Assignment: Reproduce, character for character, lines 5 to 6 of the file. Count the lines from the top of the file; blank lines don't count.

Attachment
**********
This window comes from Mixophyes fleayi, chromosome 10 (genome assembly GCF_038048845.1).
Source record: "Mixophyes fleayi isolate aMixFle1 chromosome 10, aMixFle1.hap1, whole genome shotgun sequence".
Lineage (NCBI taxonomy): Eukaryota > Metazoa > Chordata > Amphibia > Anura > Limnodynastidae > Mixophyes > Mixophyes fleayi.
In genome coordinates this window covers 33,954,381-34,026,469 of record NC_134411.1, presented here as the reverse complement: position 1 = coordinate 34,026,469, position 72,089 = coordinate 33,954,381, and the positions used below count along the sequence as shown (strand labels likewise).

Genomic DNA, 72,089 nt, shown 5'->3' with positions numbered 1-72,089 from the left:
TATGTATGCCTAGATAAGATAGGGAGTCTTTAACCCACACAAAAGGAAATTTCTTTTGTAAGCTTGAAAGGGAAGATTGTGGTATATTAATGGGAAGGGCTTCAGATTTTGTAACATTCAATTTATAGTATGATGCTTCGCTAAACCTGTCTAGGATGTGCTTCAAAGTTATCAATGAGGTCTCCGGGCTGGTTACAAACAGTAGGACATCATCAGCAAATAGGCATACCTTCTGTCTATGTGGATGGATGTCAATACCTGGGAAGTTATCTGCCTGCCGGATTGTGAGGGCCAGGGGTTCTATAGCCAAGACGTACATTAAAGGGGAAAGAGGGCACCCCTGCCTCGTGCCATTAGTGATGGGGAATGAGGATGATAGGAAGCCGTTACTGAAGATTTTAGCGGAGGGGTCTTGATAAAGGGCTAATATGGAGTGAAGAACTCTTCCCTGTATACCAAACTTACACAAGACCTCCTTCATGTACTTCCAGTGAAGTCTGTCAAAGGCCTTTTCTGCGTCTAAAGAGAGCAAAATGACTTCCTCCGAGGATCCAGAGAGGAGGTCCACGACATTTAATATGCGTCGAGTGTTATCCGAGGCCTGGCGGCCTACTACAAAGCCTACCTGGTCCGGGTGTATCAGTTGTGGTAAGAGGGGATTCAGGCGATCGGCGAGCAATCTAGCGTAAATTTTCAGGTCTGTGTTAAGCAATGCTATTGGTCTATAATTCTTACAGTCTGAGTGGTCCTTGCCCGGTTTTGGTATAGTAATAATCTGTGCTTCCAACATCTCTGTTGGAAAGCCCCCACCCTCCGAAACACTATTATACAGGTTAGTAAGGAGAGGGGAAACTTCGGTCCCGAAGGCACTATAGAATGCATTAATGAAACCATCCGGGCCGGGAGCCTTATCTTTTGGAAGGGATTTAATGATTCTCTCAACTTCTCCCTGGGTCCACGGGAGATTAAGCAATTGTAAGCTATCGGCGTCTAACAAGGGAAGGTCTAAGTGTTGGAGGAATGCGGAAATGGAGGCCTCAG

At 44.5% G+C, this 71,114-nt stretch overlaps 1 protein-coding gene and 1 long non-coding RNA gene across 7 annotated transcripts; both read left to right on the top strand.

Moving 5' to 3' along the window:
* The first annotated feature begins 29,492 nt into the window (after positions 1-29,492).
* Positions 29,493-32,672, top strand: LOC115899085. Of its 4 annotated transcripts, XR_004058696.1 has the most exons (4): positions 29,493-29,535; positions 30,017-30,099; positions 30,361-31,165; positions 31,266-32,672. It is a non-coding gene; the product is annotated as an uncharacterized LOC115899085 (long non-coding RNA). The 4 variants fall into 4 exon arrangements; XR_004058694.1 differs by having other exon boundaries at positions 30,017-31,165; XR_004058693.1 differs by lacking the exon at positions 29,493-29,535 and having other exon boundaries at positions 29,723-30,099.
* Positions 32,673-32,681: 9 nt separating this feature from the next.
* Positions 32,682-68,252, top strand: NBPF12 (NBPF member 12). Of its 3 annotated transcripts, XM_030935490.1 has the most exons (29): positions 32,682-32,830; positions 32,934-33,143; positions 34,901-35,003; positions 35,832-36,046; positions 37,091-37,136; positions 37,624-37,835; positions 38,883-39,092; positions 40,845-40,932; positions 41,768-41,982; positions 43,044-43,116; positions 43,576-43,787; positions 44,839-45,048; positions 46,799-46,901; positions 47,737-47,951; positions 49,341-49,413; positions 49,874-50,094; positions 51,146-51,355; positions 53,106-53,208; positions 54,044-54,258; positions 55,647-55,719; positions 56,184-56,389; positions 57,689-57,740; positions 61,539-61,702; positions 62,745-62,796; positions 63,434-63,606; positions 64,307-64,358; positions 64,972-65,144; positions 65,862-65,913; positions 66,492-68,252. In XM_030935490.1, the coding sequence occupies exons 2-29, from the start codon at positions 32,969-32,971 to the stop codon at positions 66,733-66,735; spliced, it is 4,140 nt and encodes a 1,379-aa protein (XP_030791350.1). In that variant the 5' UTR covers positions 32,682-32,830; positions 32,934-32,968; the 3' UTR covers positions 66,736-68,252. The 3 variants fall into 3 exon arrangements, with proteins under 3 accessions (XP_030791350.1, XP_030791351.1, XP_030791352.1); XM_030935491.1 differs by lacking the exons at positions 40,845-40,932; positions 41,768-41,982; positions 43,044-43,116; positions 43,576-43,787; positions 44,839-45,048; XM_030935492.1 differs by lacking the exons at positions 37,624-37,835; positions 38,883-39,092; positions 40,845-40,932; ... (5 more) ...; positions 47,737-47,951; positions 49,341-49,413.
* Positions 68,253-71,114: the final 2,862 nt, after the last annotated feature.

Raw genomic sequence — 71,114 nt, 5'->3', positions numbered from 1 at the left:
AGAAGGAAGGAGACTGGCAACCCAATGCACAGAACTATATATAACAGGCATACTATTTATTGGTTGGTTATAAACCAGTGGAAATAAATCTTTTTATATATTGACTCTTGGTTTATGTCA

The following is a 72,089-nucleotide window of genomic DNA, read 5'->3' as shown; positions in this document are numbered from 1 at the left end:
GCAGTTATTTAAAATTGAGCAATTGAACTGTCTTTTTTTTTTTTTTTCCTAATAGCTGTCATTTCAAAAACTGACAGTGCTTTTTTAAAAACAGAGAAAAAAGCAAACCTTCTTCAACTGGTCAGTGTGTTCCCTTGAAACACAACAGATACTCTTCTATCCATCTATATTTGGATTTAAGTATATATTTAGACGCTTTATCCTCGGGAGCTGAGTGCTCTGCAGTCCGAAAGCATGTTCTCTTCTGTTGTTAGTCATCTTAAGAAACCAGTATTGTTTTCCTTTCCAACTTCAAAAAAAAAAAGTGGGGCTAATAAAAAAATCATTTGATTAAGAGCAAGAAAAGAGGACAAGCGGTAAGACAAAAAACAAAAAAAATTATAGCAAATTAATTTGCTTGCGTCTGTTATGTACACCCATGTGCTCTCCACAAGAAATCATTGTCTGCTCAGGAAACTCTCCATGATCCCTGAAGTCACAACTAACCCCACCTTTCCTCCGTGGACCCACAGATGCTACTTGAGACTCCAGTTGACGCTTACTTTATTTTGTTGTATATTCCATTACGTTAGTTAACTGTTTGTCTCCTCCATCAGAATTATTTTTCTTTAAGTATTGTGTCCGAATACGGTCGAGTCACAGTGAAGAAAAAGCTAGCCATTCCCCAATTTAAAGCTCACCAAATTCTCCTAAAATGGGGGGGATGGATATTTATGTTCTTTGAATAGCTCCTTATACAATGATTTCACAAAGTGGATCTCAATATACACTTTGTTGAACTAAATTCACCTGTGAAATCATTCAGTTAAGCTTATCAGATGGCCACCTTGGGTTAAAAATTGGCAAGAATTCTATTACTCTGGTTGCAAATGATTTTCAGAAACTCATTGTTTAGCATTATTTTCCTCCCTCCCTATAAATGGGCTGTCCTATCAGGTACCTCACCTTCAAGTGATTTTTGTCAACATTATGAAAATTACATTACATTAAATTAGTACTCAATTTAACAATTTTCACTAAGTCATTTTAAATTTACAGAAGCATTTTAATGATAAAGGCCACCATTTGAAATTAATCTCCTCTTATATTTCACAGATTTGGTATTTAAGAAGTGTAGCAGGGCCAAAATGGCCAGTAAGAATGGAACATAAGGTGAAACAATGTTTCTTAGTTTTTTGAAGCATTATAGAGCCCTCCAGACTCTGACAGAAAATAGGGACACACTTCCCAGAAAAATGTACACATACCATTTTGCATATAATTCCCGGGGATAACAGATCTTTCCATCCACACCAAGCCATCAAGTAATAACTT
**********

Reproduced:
Genomic DNA, 72,089 nt, shown 5'->3' with positions numbered 1-72,089 from the left:
TATGTATGCCTAGATAAGATAGGGAGTCTTTAACCCACACAAAAGGAAATTTCTTTTGTAAGCTTGAAAGGGAAGATTGTGGTATATTAATGGGAAGGGCTTCAGATTTTGTAACATTCAATTTATAGTATGATGCTTCGCTAAACCTGTCTAGGATGTGCTTCAAAGTTATCAATGAGGTCTCCGGGCTGGTTACAAACAGTAGGACATCATCAGCAAATAGGCATACCTTCTGTCTATGTGGATGGATGTCAATACCTGGGAAGTTATCTGCCTGCCGGATTGTGAGGGCCAGGGGTTCTATAGCCAAGACGTACATTAAAGGGGAAAGAGGGCACCCCTGCCTCGTGCCATTAGTGATGGGGAATGAGGATGATAGGAAGCCGTTACTGAAGATTTTAGCGGAGGGGTCTTGATAAAGGGCTAATATGGAGTGAAGAACTCTTCCCTGTATACCAAACTTACACAAGACCTCCTTCATGTACTTCCAGTGAAGTCTGTCAAAGGCCTTTTCTGCGTCTAAAGAGAGCAAAATGACTTCCTCCGAGGATCCAGAGAGGAGGTCCACGACATTTAATATGCGTCGAGTGTTATCCGAGGCCTGGCGGCCTACTACAAAGCCTACCTGGTCCGGGTGTATCAGTTGTGGTAAGAGGGGATTCAGGCGATCGGCGAGCAATCTAGCGTAAATTTTCAGGTCTGTGTTAAGCAATGCTATTGGTCTATAATTCTTACAGTCTGAGTGGTCCTTGCCCGGTTTTGGTATAGTAATAATCTGTGCTTCCAACATCTCTGTTGGAAAGCCCCCACCCTCCGAAACACTATTATACAGGTTAGTAAGGAGAGGGGAAACTTCGGTCCCGAAGGCACTATAGAATGCATTAATGAAACCATCCGGGCCGGGAGCCTTATCTTTTGGAAGGGATTTAATGATTCTCTCAACTTCTCCCTGGGTCCACGGGAGATTAAGCAATTGTAAGCTATCGGCGTCTAACAAGGGAAGGTCTAAGTGTTGGAGGAATGCGGAAATGGAGGCCTCAG